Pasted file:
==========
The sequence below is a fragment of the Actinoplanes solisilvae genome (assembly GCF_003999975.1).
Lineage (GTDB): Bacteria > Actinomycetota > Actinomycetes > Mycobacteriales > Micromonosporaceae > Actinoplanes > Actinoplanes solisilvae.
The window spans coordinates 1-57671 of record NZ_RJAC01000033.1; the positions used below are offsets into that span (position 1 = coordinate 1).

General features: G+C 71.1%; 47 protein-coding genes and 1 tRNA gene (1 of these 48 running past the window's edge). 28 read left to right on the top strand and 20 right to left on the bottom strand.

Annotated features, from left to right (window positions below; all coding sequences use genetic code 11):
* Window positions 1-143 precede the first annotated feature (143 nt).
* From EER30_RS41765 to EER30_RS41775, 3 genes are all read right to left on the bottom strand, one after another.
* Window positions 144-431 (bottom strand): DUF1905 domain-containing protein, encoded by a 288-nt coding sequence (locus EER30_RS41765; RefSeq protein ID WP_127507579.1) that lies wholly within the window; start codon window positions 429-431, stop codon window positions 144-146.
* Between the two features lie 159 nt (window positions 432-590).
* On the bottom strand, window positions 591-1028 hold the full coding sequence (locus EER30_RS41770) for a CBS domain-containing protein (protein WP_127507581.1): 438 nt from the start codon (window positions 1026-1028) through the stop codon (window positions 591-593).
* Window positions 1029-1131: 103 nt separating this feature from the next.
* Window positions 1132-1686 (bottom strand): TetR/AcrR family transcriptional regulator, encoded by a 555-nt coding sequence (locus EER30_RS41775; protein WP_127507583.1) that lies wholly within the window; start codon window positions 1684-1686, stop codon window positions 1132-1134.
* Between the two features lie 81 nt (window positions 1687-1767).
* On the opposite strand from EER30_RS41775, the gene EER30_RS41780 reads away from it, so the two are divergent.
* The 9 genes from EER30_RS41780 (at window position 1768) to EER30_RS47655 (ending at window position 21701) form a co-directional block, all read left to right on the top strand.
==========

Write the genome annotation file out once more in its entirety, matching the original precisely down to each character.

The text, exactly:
The sequence below is a fragment of the Actinoplanes solisilvae genome (assembly GCF_003999975.1).
Lineage (GTDB): Bacteria > Actinomycetota > Actinomycetes > Mycobacteriales > Micromonosporaceae > Actinoplanes > Actinoplanes solisilvae.
The window spans coordinates 1-57671 of record NZ_RJAC01000033.1; the positions used below are offsets into that span (position 1 = coordinate 1).

General features: G+C 71.1%; 47 protein-coding genes and 1 tRNA gene (1 of these 48 running past the window's edge). 28 read left to right on the top strand and 20 right to left on the bottom strand.

Annotated features, from left to right (window positions below; all coding sequences use genetic code 11):
* Window positions 1-143 precede the first annotated feature (143 nt).
* From EER30_RS41765 to EER30_RS41775, 3 genes are all read right to left on the bottom strand, one after another.
* Window positions 144-431 (bottom strand): DUF1905 domain-containing protein, encoded by a 288-nt coding sequence (locus EER30_RS41765; RefSeq protein ID WP_127507579.1) that lies wholly within the window; start codon window positions 429-431, stop codon window positions 144-146.
* Between the two features lie 159 nt (window positions 432-590).
* On the bottom strand, window positions 591-1028 hold the full coding sequence (locus EER30_RS41770) for a CBS domain-containing protein (protein WP_127507581.1): 438 nt from the start codon (window positions 1026-1028) through the stop codon (window positions 591-593).
* Window positions 1029-1131: 103 nt separating this feature from the next.
* Window positions 1132-1686 (bottom strand): TetR/AcrR family transcriptional regulator, encoded by a 555-nt coding sequence (locus EER30_RS41775; protein WP_127507583.1) that lies wholly within the window; start codon window positions 1684-1686, stop codon window positions 1132-1134.
* Between the two features lie 81 nt (window positions 1687-1767).
* On the opposite strand from EER30_RS41775, the gene EER30_RS41780 reads away from it, so the two are divergent.
* The 9 genes from EER30_RS41780 (at window position 1768) to EER30_RS47655 (ending at window position 21701) form a co-directional block, all read left to right on the top strand.